Tag Archives: Foucault

Foucault, the “History of Thought,” and the Question of Enlightenment

My previous post examined how, during the last eighteen months of his life, Foucault repeatedly drew a distinction between the “history of thought” in which he was engaged and more conventional (though, in his view, “entirely legitimate“) approaches employed within … Continue reading

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On Michel Foucault’s Distinction between the “History of Ideas” and the “History of Thought”

In a May 1984 interview with Paul Rabinow, Michel Foucault characterized his general approach as follows: For a long time, I have been trying to see if it would be possible to describe the history of thought as distinct both … Continue reading

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Foucault on “Enlightenment” in Discipline and Punish

Discussing Michel Foucault’s Discipline and Punish (or, to be more accurate, that portions of it that turn up in The Foucault Reader) in a seminar I taught this spring, I was struck, once again, by a sentence that reminded me … Continue reading

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A Blazon and a Fetish: Foucault, Habermas and the Debate that Never Was (Conclusion)

Michel Foucault began the first of his 1983 lectures on The Government of Self and Others with a few comments on the peculiar challenges of lecturing to a public with whom — given the nature of the Collège de France … Continue reading

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Foucault and Habermas on Kant, Modernity, and Enlightenment (The Debate that Never Was, Part IV)

The aim of my series of posts on the so-called “Foucault/Habermas Debate” has been to move the focus away from the discussion of the differences in their general approaches and return it to the more modest concerns that lay at … Continue reading

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Foucault on “Horkheimer” and “Aufklärung” (Marginal Notes on the Foucault/Habermas Debate)

One of the dangers of focusing as intently as I have on matters such as the so-called “Foucault/Habermas Debate” is the that one runs the risk of turning into something approximating the character played by Mel Gibson in Conspiracy Theory … Continue reading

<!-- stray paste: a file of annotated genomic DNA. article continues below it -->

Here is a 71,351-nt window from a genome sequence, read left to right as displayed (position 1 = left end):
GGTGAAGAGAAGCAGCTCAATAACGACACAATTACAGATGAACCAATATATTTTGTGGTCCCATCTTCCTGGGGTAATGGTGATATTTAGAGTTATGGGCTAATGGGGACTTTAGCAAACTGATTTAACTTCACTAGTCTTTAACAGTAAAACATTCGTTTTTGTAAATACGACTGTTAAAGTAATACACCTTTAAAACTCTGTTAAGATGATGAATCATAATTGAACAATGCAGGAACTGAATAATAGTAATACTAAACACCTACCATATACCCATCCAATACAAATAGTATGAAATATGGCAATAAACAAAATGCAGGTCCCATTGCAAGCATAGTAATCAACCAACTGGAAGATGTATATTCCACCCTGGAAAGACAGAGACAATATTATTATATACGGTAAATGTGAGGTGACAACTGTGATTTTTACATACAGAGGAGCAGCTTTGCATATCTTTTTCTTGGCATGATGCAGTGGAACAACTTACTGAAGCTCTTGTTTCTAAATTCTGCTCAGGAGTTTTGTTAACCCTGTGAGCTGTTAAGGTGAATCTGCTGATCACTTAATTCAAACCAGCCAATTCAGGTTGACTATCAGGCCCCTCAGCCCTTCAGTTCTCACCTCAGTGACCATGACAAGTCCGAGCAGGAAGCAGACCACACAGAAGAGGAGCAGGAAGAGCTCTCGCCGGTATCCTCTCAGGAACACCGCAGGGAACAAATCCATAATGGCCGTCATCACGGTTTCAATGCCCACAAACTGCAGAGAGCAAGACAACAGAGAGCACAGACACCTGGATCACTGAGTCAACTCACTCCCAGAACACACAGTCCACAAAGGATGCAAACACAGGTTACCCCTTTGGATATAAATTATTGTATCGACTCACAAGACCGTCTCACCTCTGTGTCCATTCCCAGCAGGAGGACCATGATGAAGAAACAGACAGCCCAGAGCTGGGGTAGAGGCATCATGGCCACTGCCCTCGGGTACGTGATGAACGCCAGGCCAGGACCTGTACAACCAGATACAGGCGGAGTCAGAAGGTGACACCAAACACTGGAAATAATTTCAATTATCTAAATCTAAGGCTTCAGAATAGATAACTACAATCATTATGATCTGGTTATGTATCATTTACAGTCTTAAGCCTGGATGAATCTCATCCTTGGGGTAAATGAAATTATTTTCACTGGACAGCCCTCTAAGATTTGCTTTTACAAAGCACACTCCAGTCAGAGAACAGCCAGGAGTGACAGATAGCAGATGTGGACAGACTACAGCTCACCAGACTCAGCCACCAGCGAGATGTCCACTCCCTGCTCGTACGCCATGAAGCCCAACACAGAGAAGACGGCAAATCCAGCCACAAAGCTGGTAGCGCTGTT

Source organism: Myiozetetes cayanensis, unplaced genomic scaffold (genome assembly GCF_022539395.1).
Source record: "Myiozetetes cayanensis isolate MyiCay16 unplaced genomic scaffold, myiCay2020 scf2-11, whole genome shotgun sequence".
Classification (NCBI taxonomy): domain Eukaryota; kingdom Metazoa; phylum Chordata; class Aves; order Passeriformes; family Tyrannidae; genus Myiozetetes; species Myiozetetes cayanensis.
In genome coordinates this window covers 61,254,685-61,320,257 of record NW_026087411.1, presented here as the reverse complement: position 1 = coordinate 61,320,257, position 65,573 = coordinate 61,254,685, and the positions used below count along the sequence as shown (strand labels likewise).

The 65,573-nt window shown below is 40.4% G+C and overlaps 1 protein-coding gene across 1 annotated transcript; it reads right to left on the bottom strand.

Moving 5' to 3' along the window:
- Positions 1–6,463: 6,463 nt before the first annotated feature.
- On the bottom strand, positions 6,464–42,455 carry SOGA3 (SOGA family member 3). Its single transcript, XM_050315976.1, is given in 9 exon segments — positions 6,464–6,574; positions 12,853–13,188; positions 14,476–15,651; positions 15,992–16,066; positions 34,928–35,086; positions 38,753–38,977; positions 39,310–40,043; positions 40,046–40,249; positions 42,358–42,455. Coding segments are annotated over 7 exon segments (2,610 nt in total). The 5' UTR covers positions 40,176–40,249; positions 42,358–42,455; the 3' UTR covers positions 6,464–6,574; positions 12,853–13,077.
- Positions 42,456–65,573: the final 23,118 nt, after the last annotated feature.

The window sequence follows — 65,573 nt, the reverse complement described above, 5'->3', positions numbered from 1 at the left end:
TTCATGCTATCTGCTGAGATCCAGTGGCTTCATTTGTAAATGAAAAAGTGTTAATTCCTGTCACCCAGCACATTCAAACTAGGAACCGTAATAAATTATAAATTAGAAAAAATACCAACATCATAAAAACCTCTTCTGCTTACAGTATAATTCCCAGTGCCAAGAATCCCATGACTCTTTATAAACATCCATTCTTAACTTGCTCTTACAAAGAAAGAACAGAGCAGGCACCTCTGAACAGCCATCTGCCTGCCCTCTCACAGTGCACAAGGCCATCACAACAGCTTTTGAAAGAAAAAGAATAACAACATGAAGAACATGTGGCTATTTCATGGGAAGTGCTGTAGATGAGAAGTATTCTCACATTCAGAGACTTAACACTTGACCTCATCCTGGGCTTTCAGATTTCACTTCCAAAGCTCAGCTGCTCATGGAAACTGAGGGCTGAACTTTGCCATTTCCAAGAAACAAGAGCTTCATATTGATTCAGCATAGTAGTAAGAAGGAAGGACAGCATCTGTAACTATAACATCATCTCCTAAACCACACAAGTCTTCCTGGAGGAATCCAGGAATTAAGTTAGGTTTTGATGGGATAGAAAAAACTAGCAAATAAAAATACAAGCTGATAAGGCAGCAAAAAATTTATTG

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Misunderstanding Foucault — Foucault. Habermas, and the Debate that Never Was (Part III)

My last post on the so-called “Foucault/Habermas Debate” focused on the eulogy JürgenHabermas wrote in the wake of Michel Foucault’s death. The main theoretical claim of the eulogy was that Foucault, the one-time critic of the “Enlightenment project” (a project … Continue reading

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Habermas’ Foucault — The Debate that Never Was (Part II)

As I discussed in my previous post, what has come to known as the “Foucault/Habermas Debate” has largely been the creation of parties other than Foucault and Habermas. They met only once, in March 1983, when Habermas visited Paris to … Continue reading

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Foucault, Habermas, and the Debate That Never Was

For the last thirty years my filing cabinet has contained two letters dating from the fall of 1983: one from Jürgen Habermas, the other from Michel Foucault. They were written in response to my attempt to see if they would … Continue reading

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On Foucault’s Review of Cassirer’s Philosophy of the Enlightenment

It is unfortunate that no one has gotten around to translating Michel Foucault’s 1966 review of the French translation of Ernst Cassirer’s Philosophie der Aufklärung.1 Granted, it is a short text and – prior to its reprinting in Foucault’s Dits … Continue reading

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